Ir led low range

I need to control my a/c from Arduino but the ir range is too short. The ir led is from an old remote so I don't know its datasheet . How can I increase the TX power of the ir led?

How much current are you giving the LED now? Or, what is the value of the current limit resistor and the amplitude of the pulses from the Arduino? You may be able to lower the resistance to provide more current and increase the range.

I'm giving 5v from arduino to the led and however I'm not using nothing resistor. How many ohm must be the resistor?

If you drive a LED directly with a digital output you will likely damage the LED and/or the Arduino. To calculate a resistor value you need to know the LED current (If), the LED voltage drop (Vf) and the LED supply voltage. The safe current to be supplied by an Arduino output is about 20mA so we use that for If. A typical IR LED forward voltage drop is about 1.5V. The current limit resistor value is R = (Vsupply-Vf)/If or R = (5-1.5) / 0.02 = 175 ohms. A close standard resistor is 180 ohms. If you want to drive the LED with more current than 20mA you will need a transistor to source/sink the current. Once connected you can use a cell phone camera to see if the LED is actually turning on (cell phone and most digital cameras are sensitive to IR).

The led turn on, I already checked it using a camera. The problem is that it work only for a short distance(about 2-3 meters). Anyway I will to try with a 100ohm resistor

Probably not what you want but this is an option.
Extender

If you want to provide more than 40mA here is a transistor circuit that will provide about 50mA.

groundfungus:
If you want to provide more than 40mA here is a transistor circuit that will provide about 50mA.

How much distance can cover it about?

JohnLincoln:
Many Infra Red LEDs of the types found in remote controls can be used at an average current of 100mA.

Yep.

The problem is not enough amps. You need a transistor+resistor.

I’ve tried with a 100ohm transistor and it not work… I will try to replace the led

here is a description of a constant current Ir emitter circuit:

adjusting the resistor will increase range.

I have a p2n2222a, can I use it?

should be fine - as the max current rating is 600mA (Ic) and you should try to keep the current below 100mA(peak).

groundfungus:
If you want to provide more than 40mA here is a transistor circuit that will provide about 50mA.

More like 35ma if you have no voltage drop across your 5v supply
... with usb power 30ma give or take, but not 50ma

Either way, IR can handle more current than regular LED's there are 10mm leds which handle few hundred ma or was it mw, I'll have to check them out again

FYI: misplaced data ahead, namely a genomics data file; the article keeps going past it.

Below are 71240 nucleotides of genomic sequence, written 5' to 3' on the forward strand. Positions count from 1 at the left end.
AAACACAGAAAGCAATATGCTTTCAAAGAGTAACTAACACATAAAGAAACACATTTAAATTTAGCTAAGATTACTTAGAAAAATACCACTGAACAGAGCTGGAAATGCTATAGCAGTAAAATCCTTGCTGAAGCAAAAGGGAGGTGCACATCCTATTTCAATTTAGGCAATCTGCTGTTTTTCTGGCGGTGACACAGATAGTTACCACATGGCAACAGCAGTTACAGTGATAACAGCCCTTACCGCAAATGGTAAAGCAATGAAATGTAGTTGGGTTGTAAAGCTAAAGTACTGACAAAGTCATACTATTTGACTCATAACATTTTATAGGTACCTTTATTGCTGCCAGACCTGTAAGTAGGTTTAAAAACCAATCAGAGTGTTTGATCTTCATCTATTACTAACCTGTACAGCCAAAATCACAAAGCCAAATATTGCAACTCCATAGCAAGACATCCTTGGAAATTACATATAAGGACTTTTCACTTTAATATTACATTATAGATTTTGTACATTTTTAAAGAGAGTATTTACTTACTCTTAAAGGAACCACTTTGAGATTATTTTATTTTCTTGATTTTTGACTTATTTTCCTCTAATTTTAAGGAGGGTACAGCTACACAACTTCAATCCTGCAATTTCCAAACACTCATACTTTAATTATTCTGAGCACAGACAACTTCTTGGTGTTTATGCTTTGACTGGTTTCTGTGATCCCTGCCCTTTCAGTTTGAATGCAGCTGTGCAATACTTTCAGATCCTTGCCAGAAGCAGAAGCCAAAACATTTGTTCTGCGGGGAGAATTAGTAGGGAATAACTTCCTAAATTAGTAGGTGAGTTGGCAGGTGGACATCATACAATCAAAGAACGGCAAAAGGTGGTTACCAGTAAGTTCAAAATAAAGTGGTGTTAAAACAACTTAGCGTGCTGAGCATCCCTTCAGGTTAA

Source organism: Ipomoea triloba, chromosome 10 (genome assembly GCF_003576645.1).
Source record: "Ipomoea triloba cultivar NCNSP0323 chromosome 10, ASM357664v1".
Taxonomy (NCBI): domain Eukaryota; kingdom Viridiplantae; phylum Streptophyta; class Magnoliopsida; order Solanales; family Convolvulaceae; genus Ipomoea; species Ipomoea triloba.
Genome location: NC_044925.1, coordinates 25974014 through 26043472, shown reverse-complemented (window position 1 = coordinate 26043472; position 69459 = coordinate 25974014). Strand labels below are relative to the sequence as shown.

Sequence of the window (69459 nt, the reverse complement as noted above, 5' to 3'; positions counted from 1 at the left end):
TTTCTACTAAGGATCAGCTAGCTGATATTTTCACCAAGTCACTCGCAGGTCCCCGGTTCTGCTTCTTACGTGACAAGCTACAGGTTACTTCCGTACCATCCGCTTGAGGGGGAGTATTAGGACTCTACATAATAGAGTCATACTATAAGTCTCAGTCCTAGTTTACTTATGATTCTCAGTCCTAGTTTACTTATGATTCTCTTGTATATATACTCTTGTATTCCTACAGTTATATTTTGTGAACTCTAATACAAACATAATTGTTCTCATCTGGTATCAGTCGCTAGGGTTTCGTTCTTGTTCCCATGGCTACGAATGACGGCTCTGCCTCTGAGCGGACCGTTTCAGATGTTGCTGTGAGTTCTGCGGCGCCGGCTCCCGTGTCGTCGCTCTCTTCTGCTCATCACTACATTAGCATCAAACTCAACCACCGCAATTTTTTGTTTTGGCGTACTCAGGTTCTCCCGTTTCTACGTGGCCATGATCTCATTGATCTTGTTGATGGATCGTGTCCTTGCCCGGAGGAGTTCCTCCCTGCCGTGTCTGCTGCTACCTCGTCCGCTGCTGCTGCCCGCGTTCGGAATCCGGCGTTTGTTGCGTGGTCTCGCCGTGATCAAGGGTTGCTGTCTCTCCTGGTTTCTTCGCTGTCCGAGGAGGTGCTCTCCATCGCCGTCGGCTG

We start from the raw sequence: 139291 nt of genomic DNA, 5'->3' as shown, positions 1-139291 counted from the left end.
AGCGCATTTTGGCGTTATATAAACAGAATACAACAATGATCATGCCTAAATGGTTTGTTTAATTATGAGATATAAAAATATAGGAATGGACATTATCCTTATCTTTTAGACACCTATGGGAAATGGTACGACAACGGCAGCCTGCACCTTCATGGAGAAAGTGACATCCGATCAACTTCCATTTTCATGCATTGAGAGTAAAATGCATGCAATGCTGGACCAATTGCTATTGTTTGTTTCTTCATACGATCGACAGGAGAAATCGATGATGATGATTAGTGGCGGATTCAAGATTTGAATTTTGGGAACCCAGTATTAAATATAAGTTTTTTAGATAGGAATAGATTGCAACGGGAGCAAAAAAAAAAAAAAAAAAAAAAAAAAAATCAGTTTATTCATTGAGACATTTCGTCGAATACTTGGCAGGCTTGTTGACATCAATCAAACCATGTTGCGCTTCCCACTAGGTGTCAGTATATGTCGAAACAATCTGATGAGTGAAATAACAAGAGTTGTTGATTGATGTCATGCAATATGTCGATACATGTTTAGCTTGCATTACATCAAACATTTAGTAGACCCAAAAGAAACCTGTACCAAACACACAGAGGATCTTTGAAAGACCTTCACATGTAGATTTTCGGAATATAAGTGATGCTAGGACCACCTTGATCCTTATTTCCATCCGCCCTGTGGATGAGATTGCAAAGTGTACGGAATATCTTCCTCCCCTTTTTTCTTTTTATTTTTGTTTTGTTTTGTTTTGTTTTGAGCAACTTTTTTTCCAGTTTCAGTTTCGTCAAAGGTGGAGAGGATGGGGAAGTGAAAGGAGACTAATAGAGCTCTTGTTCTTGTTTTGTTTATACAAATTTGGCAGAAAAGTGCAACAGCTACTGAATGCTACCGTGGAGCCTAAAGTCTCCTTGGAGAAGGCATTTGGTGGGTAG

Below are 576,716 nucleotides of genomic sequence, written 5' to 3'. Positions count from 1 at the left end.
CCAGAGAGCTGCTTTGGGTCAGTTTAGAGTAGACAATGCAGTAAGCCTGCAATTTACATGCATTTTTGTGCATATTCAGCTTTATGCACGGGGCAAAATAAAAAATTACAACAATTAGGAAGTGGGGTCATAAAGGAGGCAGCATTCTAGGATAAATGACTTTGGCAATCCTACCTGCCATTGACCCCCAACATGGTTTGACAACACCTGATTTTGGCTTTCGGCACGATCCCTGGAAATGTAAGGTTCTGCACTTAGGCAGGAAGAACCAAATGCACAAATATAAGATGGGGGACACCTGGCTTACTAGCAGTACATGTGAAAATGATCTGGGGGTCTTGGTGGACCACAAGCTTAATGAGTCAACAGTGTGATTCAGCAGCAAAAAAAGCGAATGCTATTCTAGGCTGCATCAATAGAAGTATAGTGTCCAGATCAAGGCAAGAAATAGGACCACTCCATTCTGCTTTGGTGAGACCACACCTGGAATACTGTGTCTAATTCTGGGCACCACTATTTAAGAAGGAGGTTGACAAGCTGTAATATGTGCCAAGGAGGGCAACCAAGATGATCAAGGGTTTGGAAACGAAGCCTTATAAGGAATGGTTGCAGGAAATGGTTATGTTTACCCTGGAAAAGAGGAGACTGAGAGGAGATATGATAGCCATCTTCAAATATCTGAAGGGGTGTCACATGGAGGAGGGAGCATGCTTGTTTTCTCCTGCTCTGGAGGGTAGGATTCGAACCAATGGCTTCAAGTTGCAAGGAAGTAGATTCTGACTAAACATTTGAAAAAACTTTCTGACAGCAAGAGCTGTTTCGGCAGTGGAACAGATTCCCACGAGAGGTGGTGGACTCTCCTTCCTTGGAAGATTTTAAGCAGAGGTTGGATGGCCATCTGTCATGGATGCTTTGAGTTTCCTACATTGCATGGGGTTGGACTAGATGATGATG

I've tried with another led, with a 100ohm resistor but the range is very short :/. I also have tried without resistor and after a few of pulse it burn out. My A/C remote control work up to 6-7 meters! Why?

I guess the good news is that it worked & the bad news is that a Led died in the process... :blush:
(Check the datasheet for your IR LED, so as you will know the max current to design for, which is important)

You can increase the current, hence the range, by implementing the circuit already posted by @Groundfungus.
Unfortunately, you wont get much more range driving the IR LEd directly from the Arduino via a resistor alone. You need a transistor type approach to increase the current going through the IR Led.

If you want even longer range just decrease the 68R resistor value. (to 47R or 22R).

This resistor acts as a current limiting resistor for the IR LED.

Typical IR Leds have a forward voltage of circa 1.5V. This will leave circa 3.5V across the resistor which results in 3.5/68= 0.51 Amps or circa 50mA. (see Ohms Law).

(note this is just an approximation)

By decreasing the resistor value you increase the current & thus the range of the IR.

Good IR LEDs are rated for up to 100mA - typical current. However, IR signals are modulated and if you are using IRremote which has 33% modulation duty cycle by default - you can calculate for 200 or even 300mA peak in the above calculation, which should average out to below the 100mA rating. (47R will get you about 70mA peak & 22R will get you about 150mA Peak, assuming circa 3.5V across the resistor, in ideal conditions). You could go with a smaller resistor value again, but make sure you have some spare just in case.

In summary, just decrease the value of the resistor from 68R until you are happy with the range and stay within the max rating for each component.

Yet another, circuit is provided in our earlier below, which is a constant current design.

Finally, some Leds are designed with different 'angles', which can be checked in the data sheet. Wider angles will give shorter ranges than narrow angle Leds.

I haven't tried yet with the transistor.. I will try it and post the result!
P.S. Many LED are died during the test :smiley:

With delay, I've tried the circuit with the transistor but the led light is very low...I've also tried with others led but the result is the same :frowning:

IR LEDs from remotes have quite a wide beam angle and work at quite a low power, so the range won't be very good. To increase range, you could use IR LEDs with a narrower beam angle and/or higher power output.

See http://uk.farnell.com/infrared-emitters for a selection of IR LEDs. The higher the value in the Radiant Intensity column, the more range you will get - but you also need to consider the value in the Viewing Angle column to see how accurately you need to point the IR emitter at the aircraft to get that range.

Bear in mind that the radiant intensity you need increases as the square of the range. IR control is typically used only for very short range models. It can also be swamped by sunlight, so it works best indoors.

It would be a good idea to post a diagam of your circuit.

+1 on the Led angle / power. TASL6100 is a good one and can take lots of current.